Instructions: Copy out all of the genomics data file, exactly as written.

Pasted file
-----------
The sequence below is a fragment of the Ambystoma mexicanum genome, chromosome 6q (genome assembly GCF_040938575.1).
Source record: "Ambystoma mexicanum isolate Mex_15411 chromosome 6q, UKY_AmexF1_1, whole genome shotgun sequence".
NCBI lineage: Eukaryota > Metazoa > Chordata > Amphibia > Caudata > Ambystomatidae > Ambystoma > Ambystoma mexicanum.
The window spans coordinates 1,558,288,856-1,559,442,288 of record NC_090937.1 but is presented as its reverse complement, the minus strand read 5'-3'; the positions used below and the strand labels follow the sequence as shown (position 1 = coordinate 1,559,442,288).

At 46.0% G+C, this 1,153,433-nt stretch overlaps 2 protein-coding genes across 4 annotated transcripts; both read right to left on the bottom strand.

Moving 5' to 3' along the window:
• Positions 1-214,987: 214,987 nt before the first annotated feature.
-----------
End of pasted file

The sequence below is a fragment of the Ambystoma mexicanum genome, chromosome 6q (genome assembly GCF_040938575.1).
Source record: "Ambystoma mexicanum isolate Mex_15411 chromosome 6q, UKY_AmexF1_1, whole genome shotgun sequence".
NCBI lineage: Eukaryota > Metazoa > Chordata > Amphibia > Caudata > Ambystomatidae > Ambystoma > Ambystoma mexicanum.
The window spans coordinates 1,558,288,856-1,559,442,288 of record NC_090937.1 but is presented as its reverse complement, the minus strand read 5'-3'; the positions used below and the strand labels follow the sequence as shown (position 1 = coordinate 1,559,442,288).

At 46.0% G+C, this 1,153,433-nt stretch overlaps 2 protein-coding genes across 4 annotated transcripts; both read right to left on the bottom strand.

Moving 5' to 3' along the window:
• Positions 1-214,987: 214,987 nt before the first annotated feature.